Take this example: This week, my local news showed clips of people rushing to Target to get the latest limited edition Valentine’s Day Stanley cup. It begs the question “Why? What is all of this for?” Nobody needs these cups, but even if it is not a necessity for survival, does it promote people’s well-being and joie de vivre? Even within a degrowth economy, we can make things like art or other goods that bring pleasure, but I wonder whether Stanley cups actually fill this role. “You are paying $40 to join the hype,” writes Meredith Perkins for The Miami Student, “To carry the cool container. To be a part of the in-group,” even though they “will inevitably be replaced by the next-cooler-thing in six months.” The Cut reported this week that children and teenagers are even being bullied on the basis of not having a Stanley cup or – even worse – having a fake one. The satisfaction Stanley cups bring to an individual, the reason some of them buy so many cups, is mostly due to the hype and social status. Like makeup, skincare, and fast fashion trends, Stanley cups are the latest accessory being sold (primarily to women) at breakneck speed to fill a non-existent gap, a prime example of things we can live without, without sacrificing our well-being and comfort.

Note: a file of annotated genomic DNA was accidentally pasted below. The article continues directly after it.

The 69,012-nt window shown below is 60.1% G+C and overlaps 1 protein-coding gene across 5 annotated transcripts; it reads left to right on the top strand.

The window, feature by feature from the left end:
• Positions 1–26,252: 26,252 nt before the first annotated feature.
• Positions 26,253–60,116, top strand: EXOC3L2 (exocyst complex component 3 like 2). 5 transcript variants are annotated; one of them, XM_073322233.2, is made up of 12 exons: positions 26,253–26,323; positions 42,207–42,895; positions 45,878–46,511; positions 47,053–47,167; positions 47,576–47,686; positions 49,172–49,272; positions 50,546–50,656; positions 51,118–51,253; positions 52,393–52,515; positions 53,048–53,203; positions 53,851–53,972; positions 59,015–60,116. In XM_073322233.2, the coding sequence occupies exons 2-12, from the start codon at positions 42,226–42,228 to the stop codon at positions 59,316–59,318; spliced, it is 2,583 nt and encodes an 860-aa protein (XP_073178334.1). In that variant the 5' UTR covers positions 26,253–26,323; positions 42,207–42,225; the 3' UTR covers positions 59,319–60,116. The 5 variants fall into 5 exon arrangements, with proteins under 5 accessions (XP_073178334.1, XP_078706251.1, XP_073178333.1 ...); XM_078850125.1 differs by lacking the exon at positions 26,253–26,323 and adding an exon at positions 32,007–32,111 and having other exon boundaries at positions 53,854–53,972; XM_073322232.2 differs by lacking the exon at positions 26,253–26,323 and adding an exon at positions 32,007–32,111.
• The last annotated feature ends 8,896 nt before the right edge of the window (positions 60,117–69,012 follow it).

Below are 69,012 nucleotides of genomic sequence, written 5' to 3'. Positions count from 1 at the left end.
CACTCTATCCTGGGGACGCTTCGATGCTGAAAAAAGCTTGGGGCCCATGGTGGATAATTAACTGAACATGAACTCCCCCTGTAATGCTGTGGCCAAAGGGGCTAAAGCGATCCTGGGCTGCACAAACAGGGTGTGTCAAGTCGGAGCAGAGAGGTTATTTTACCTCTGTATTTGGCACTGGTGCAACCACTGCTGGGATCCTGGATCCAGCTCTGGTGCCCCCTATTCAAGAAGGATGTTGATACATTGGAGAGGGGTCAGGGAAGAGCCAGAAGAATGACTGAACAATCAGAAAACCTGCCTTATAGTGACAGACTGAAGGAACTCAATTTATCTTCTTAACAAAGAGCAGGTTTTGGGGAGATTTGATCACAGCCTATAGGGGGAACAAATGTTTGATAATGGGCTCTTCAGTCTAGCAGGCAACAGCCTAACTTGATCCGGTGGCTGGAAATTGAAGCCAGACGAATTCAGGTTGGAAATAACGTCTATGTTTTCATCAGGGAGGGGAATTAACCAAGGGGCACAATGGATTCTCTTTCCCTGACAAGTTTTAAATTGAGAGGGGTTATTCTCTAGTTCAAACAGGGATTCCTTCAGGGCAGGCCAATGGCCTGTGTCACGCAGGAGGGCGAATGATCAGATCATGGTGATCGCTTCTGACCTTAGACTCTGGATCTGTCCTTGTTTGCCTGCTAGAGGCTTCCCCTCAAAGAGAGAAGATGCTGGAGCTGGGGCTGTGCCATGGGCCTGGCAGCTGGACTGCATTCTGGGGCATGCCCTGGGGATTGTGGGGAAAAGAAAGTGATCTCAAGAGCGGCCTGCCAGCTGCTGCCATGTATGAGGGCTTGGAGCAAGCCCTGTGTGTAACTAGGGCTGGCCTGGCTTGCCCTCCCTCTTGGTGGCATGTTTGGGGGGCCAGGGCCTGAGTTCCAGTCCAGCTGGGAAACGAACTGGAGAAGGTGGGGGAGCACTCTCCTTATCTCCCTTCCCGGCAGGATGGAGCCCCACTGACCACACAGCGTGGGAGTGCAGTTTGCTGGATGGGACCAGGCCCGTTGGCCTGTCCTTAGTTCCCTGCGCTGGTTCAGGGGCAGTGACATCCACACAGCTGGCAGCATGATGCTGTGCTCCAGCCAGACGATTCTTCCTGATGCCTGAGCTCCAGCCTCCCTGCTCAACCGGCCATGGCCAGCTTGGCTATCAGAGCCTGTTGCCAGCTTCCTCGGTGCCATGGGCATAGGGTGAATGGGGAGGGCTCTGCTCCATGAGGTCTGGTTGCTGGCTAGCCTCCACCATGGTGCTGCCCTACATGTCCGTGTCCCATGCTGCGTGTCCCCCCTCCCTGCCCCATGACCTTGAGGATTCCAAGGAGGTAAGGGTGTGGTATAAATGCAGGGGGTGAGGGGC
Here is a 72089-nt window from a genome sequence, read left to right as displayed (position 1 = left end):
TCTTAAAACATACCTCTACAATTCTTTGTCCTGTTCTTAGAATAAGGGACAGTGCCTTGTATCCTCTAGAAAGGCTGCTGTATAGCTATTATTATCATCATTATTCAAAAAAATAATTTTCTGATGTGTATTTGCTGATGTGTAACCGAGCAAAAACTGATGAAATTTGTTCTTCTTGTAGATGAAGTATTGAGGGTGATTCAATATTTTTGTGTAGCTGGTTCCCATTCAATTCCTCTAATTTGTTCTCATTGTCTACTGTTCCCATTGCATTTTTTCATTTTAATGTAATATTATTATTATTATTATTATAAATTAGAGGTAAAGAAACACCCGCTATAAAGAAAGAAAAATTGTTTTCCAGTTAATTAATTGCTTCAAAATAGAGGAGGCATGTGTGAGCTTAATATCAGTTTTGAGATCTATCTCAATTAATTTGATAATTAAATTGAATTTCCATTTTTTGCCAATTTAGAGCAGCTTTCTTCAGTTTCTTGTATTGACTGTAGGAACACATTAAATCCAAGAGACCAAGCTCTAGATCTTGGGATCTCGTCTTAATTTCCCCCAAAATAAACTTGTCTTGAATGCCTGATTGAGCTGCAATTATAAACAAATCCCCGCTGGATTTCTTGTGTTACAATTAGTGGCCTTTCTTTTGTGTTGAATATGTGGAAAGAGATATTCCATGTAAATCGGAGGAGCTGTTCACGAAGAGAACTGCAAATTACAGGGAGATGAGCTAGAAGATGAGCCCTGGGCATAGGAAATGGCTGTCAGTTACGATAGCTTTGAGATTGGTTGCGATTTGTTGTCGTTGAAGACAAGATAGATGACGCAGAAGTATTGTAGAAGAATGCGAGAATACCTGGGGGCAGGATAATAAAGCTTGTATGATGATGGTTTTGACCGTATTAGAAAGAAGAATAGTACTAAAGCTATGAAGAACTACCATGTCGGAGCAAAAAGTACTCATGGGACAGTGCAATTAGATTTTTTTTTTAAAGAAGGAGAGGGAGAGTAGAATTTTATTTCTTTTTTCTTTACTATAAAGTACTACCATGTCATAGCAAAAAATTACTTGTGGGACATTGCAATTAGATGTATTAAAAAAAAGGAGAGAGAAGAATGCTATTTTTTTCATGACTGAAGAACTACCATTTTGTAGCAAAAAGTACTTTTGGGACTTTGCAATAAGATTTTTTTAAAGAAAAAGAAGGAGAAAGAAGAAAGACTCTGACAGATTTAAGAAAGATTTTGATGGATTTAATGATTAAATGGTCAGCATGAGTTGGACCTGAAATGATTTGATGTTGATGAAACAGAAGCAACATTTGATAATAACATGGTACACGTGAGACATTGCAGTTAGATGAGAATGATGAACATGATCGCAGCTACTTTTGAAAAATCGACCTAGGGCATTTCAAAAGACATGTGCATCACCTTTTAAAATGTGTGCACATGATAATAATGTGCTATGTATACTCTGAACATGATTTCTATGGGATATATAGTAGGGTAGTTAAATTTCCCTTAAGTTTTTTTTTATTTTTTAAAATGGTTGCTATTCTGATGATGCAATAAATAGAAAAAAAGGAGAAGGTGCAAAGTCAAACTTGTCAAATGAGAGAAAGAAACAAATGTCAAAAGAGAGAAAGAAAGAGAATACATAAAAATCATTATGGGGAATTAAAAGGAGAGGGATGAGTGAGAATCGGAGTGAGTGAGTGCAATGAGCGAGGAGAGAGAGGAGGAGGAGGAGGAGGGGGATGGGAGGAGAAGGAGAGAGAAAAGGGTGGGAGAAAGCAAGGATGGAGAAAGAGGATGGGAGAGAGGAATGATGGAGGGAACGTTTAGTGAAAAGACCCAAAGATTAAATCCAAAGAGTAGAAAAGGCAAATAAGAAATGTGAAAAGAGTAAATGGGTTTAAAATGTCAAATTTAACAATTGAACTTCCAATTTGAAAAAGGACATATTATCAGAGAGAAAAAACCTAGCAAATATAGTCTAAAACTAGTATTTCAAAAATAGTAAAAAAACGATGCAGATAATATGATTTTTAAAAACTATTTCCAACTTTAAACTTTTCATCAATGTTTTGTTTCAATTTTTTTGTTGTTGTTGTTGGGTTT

While degrowth is common sense and a beacon of hope in my eyes, it seems to spark fear in others. People fear that degrowth is a proposal to put the economy in recession (it isn’t) or that it is anti-innovation (it isn’t), but interestingly, the number-one criticism of degrowth that Parrique covers is that the word “degrowth” is unappealing. Other people propose words like “green economy,” but what does green economy even mean? Parrique asserts his support for the word “degrowth” because of its clarity: “The idea is there: produce and consume less. The term directly addresses the problem instead of sweeping it under the rug in the way of a positive economy, an economy of the common good, or a well-being economy.”1